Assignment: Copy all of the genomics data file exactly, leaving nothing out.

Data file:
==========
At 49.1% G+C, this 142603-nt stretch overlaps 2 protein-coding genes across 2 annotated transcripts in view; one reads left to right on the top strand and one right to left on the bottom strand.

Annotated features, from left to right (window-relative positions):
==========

At 49.1% G+C, this 142603-nt stretch overlaps 2 protein-coding genes across 2 annotated transcripts in view; one reads left to right on the top strand and one right to left on the bottom strand.

Annotated features, from left to right (window-relative positions):